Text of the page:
The National Film Board of Canada

In June 1938, the British producer John Grierson submitted his report on the Canadian government’s film activities and proposed that a national film board be created. This was done in May 1939 in Ottawa. Legislation granted it the mandate to “make and distribute films designed to help Canadians in all parts of Canada to understand the ways of living and the problems of Canadians in other parts”. Grierson, who was the NFB’s first commissioner, hired no French Canadians among the production personnel and it was not until 1942 that films began to be made in French, for a series called “Actualités canadiennes”, a newsmagazine for theatrical release produced by Vincent Paquette. This series soon changed its name to become “Les Reportages”. When it ceased production in 1946, 118 episodes had been filmed. Other series were also produced, including “Chants populaires”, animated films on which Norman McLaren, René Jodoin and Jean-Paul Ladouceur worked.

Grierson resigned as commissioner of the NFB in 1945, and his successor instigated cutbacks. The French crew was crushed but managed nevertheless to distinguish itself through films such as Montée (Raymond Garceau, 1949) and a few titles in the series “Vigie”, such as Saguenay (Roger Blais, 1947), Au parc Lafontaine (Pierre Petel, 1947), La Terre de Caïn (Pierre Petel, 1949) and Contrat de travail (Bernard Devlin, 1950). At the time, the Duplessis government was quarrelling with the NFB and had limited the distribution of its films in institutions which fell under its jurisdiction. The NFB then developed its own distribution channels through film councils or by working with commercial distributors. In 1950, the government adopted new legislation governing the NFB which included the now-famous mandate “to interpret Canada to Canadians and to other nations”. At the time, the situation of French-speaking filmmakers in the organisation was deplorable. The struggle to film the short fiction film L’homme aux oiseaux (Bernard Devlin and Jean Palardy, 1952) is a good illustration of the problem.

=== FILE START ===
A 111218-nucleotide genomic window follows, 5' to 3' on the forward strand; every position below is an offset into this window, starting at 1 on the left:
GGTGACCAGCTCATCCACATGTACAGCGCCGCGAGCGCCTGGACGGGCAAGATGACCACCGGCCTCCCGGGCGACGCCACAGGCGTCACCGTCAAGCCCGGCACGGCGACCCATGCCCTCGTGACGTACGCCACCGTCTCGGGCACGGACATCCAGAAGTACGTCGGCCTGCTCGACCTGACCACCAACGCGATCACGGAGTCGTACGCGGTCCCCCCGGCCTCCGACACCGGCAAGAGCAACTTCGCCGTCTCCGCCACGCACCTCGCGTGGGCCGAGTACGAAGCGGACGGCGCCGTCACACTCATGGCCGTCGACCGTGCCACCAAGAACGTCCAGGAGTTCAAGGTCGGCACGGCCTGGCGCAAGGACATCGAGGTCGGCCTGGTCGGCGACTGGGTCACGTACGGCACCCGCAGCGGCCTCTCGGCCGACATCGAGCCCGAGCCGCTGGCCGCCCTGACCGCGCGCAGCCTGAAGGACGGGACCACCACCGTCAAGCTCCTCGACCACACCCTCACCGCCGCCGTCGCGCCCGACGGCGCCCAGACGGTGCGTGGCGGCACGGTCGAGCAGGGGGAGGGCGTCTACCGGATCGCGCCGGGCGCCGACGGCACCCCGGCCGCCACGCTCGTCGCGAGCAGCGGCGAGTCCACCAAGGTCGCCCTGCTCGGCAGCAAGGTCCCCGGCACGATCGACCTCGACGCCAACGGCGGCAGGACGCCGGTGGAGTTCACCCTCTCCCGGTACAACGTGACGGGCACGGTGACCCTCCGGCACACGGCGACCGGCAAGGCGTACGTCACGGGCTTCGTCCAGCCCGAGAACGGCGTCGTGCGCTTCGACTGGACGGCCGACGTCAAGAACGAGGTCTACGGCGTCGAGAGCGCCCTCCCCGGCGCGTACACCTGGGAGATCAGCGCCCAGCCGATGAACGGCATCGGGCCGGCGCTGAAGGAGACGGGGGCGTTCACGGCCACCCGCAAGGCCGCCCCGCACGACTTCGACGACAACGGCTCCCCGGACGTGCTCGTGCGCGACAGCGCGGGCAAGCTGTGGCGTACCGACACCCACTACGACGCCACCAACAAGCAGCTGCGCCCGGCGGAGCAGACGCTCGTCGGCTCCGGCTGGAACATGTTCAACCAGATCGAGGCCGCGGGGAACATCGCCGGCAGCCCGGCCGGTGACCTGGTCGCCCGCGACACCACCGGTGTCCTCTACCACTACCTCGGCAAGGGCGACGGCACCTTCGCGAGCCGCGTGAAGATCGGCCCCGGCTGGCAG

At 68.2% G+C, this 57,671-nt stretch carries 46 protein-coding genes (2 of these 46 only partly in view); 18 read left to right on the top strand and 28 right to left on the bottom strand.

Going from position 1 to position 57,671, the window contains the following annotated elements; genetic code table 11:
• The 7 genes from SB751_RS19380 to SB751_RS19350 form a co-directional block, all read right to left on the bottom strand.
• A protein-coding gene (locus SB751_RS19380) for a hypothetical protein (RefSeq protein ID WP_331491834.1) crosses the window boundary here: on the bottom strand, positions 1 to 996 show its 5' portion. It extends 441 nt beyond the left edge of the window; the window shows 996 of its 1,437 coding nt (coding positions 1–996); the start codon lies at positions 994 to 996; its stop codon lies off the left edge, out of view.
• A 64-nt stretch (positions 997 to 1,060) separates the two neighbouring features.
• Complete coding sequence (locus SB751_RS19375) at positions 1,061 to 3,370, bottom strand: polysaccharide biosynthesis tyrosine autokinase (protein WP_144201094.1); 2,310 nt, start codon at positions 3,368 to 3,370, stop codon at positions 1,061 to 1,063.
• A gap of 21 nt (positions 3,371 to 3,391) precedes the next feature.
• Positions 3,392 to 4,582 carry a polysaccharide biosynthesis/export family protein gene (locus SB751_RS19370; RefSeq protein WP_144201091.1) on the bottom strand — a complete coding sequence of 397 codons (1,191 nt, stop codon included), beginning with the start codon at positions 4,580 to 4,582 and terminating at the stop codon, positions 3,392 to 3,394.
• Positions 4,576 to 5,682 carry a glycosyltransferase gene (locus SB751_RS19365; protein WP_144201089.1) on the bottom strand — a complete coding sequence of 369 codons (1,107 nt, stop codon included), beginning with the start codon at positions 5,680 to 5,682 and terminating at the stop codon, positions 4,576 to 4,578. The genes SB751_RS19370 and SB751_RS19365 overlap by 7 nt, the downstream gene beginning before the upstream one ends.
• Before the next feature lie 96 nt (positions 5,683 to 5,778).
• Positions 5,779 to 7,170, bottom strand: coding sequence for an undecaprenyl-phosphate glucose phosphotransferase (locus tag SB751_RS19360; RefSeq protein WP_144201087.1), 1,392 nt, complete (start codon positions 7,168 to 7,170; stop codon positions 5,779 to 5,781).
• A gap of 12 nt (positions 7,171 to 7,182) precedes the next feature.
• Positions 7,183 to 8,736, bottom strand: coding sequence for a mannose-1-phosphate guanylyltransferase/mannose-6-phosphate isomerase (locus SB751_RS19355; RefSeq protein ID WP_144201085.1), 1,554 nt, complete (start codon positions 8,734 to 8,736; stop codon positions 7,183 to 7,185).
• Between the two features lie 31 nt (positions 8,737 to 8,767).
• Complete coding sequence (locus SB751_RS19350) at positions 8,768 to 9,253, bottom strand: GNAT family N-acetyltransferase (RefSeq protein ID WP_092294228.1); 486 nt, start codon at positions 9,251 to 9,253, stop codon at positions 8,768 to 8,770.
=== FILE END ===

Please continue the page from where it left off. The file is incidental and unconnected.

In the early 1950s, the NFB hoped to be granted responsibility for television. The Canadian Broadcasting Corporation, however, was given this task, and the NFB had to settle for some programming time. In 1953, a studio for the creation of French-language films was founded; its producer was Bernard Devlin. A second French-language studio soon followed, headed by Roger Blais. Among the material produced there were episodes in the series “Silhouettes canadiennes”. Television had considerable impact on the NFB’s output. After years of stagnation, nine people were hired, including Anne Hébert and Louis Portugais. While the reportages in the series “Sur le vif” (1954-55) were fairly disappointing, the series “Passe-Partout” (1955-56) had more interesting films, including Les aboiteaux (Roger Blais, 1955) and Alfred J. (Bernard Devlin, 1956). The series included classic documentaries, documentary-fiction hybrids and fiction films: in short, a remarkable range of styles. The arrival of television and the move to Montreal in 1956 were two major turning points in the history of the NFB.